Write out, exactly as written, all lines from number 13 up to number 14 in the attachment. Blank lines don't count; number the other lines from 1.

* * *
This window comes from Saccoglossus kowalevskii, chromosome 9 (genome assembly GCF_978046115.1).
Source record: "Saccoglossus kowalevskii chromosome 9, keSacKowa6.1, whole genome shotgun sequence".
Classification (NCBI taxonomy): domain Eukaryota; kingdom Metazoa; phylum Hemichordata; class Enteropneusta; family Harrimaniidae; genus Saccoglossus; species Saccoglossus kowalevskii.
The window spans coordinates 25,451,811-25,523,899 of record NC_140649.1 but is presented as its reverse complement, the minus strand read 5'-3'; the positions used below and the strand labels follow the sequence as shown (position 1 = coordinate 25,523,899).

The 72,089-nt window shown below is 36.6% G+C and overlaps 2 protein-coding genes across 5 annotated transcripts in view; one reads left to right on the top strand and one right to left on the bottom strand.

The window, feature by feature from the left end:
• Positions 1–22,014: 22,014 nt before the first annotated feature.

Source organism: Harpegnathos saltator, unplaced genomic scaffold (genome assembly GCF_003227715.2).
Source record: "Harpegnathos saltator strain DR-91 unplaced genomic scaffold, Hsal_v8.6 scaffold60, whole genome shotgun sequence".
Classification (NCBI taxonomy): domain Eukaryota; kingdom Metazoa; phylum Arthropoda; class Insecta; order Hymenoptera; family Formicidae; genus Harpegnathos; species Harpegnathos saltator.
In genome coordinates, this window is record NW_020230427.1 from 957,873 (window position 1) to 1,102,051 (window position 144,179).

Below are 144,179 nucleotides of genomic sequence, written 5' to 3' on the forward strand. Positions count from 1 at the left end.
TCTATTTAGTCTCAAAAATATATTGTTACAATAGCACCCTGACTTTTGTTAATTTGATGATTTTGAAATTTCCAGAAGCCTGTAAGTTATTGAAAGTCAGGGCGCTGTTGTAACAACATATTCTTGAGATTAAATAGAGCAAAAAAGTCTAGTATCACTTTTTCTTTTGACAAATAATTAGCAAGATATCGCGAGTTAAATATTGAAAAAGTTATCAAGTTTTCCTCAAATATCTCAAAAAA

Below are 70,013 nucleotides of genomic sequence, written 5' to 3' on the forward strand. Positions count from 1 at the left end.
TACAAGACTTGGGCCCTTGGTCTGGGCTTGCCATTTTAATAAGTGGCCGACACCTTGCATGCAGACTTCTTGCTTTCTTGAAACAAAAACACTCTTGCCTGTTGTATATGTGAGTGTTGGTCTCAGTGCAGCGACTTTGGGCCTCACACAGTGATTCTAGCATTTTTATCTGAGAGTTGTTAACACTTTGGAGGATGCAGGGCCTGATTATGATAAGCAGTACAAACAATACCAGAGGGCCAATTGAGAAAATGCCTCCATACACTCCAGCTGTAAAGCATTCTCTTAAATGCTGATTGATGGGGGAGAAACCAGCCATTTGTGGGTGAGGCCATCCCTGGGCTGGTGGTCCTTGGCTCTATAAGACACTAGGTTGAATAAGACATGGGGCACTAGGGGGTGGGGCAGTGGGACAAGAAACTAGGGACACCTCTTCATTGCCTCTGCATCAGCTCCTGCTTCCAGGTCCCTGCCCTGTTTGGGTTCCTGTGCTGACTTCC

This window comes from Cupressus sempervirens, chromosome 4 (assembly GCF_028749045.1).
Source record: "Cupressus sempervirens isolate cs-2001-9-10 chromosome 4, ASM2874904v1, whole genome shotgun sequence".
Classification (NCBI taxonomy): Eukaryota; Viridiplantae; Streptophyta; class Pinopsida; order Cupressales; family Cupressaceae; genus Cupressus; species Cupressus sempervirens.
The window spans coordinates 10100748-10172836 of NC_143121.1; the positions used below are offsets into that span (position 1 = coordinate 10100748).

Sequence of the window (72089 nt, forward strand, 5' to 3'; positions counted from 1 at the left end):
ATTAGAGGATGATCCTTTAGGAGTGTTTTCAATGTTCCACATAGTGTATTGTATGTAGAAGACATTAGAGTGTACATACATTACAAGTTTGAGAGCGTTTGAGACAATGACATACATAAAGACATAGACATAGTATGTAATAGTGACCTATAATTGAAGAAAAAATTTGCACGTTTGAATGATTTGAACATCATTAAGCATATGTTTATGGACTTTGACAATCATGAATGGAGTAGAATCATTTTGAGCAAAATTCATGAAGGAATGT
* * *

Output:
TCTATTTAGTCTCAAAAATATATTGTTACAATAGCACCCTGACTTTTGTTAATTTGATGATTTTGAAATTTCCAGAAGCCTGTAAGTTATTGAAAGTCAGGGCGCTGTTGTAACAACATATTCTTGAGATTAAATAGAGCAAAAAAGTCTAGTATCACTTTTTCTTTTGACAAATAATTAGCAAGATATCGCGAGTTAAATATTGAAAAAGTTATCAAGTTTTCCTCAAATATCTCAAAAAA

Below are 70,013 nucleotides of genomic sequence, written 5' to 3' on the forward strand. Positions count from 1 at the left end.